have ended differently. You would have loved me as I love you. I feel
it--I know it."

At that moment Eugene Mallard, who had hurried down the path at the
suggestion of Vivian Deane, arrived upon the scene.

Only the tall lilac bushes sheltered him from the two who stood by the
brook-side. For a moment he was horrified at what he saw and heard. He
stood fairly rooted to the spot. His first impulse was to dash in upon
them, fling Arthur Hollis to the earth, and beat his very life out.

His next impulse was to rush to the house for his revolver, return with
it, and shoot his false friend before his guilty wife's eyes.

He acted upon the latter impulse, turned on his heel, and a moment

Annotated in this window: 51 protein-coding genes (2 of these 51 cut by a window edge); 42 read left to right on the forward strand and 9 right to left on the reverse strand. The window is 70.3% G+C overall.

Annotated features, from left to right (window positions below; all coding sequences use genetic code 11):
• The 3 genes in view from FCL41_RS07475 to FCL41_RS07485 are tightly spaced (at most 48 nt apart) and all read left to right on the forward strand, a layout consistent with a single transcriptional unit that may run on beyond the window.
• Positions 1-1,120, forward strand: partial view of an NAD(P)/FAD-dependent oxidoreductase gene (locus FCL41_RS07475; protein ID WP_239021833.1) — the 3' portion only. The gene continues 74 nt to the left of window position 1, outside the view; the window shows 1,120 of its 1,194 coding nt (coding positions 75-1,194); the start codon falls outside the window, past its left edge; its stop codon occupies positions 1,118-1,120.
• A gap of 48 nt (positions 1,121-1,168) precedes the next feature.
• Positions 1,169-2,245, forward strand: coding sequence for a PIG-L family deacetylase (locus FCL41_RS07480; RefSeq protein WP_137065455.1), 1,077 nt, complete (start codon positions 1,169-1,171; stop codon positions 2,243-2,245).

later, white as death, he dashed into the house and ran up a rear
stair-way to his room.

He did not love the girl who bore his name, but she should learn, even
if it were at the cost of a life, what it meant to drag his name, his
honor, through the mire.



CHAPTER XLI.


Although scarcely five minutes had elapsed since Eugene Mallard dashed
into the house in search of his revolver, when he returned to the
brook-side neither his wife nor Arthur Hollis was to be seen.

His rage was so great that he could scarcely contain himself. In his
present state of mind he did not dare return to his guests, lest his
emotion should betray him.

He thought they were planning an elopement; but he would nip that in
the bud.

The woman to whom he had given his name should not disgrace him. He
determined upon that as he hurried up a rear stair-way to his wife's
apartments to verify his suspicions.